2. Can a staffing firm mandate a 14-day quarantine for workers

a. if they demonstrate symptoms of the virus? What if the worker claims that “it’s allergies”?

Yes. A staffing firm may require an employee demonstrating symptoms of COVID-19 to stay at home if the employee exhibits symptoms associated with the disease. Whether the staffing firm may impose a 14-day duration on self-quarantine or instruct the worker to stay home until symptom-free for 24 hours will depend on the circumstances.


b. if they’ve recently traveled to particular areas where the virus is widespread?


Yes. A staffing firm may require a quarantine following travel to areas with sustained spread of the virus as reflected on the CDC website.

c. if they’ve returned from a cruise?


Yes. A staffing firm may require a worker to self-quarantine following cruise travel. This is consistent with CDC guidance.

d. if they’ve traveled at all?

Yes. A staffing firm may require a worker to self-quarantine following travel, although that precaution is not among those recommended by the CDC.

3. Can a staffing firm require temporary employees to seek medical attention and/or a COVID-19 test if it believes the employees are showing virus symptoms? Can temporary employees be terminated or dismissed from future assignments if they fail to do so?

No. Employers cannot force employees to seek medical attention or obtain a COVID-19 test, although they can encourage them to do so. They can, however, require employees to demonstrate fitness for duty as a condition of returning to work.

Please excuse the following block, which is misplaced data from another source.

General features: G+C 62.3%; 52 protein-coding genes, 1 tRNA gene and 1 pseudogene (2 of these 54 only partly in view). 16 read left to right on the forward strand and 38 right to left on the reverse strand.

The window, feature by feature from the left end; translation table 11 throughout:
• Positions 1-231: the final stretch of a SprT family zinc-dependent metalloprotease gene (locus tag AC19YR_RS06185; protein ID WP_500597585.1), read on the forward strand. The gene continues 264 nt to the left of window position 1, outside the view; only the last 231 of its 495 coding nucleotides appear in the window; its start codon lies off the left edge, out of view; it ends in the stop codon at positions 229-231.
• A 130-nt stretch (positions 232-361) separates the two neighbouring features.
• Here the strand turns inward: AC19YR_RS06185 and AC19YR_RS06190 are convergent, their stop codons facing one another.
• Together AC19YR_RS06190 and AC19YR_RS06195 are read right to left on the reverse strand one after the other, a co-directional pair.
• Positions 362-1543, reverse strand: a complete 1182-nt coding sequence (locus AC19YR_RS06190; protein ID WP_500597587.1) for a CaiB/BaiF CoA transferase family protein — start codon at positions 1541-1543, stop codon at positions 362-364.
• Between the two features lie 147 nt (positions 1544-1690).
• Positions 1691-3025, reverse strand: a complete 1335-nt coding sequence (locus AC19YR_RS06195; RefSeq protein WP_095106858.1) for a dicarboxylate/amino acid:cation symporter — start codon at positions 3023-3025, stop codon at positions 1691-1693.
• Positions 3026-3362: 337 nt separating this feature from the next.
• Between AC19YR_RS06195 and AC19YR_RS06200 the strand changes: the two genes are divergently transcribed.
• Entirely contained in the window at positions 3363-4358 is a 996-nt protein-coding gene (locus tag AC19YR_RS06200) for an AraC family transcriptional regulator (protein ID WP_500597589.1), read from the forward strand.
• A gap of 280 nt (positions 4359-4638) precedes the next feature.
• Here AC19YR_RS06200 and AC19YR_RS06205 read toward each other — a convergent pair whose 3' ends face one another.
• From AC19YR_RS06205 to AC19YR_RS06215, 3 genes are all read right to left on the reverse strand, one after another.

4. If a client sends a worker home simply because the client believes the worker has been exposed through a family member or travel, what obligations does the staffing firm have toward that worker? Can the worker be reassigned to a different client?

The staffing firm should make its own inquiry to determine if circumstances suggest a potential exposure. If the worker was exposed to an infected person or if the worker traveled to a location identified by the CDC as having sustained spread, it is advisable to have the employee self-quarantine for 14 days and return with a doctor’s note. However, a doctor’s note or other documentation demonstrating fitness for duty may not always be feasible. Those situations should be addressed on a case-by-case basis.

5. If a worker is sent home to quarantine, can staffing firms require a medical release or doctor’s note before permitting the worker to return to work?


Yes. However, obtaining a note may be difficult due to an overwhelmed health care system during the crisis. Accordingly, some flexibility may be necessary.

6. If an employee is out of work due to an undisclosed illness, can the staffing firm require testing, medical release, or a doctor’s note stating the illness was not COVID-19-related before permitting the worker to return to work?

A staffing firm can require employees to obtain a doctor’s note before permitting them to return to work.

7. Is a staffing firm required to cover any costs associated with testing?

No. But testing may be covered under insurance policies or the recently enacted Families First Act.


8. Can a staffing firm refuse to place, or client refuse to accept, an employee that has one or some symptoms of the virus?

Yes. A staffing firm or its client may send a worker home if he or she exhibits symptoms of COVID-19.

9. Can a staffing firm ask employees about a specific diagnosis or just their symptoms?

Yes. In the context of the COVID-19 pandemic, such inquiries are permissible. Any information about an employee’s diagnosis must be kept confidential. Also, while the inquiry may be permissible currently, it is because of the current public health emergency. This is not an inquiry staffing firms should ordinarily make.

10. If a worker contracts the COVID-19 virus while on assignment, does the staffing firm or client have a duty to place a worker back on assignment after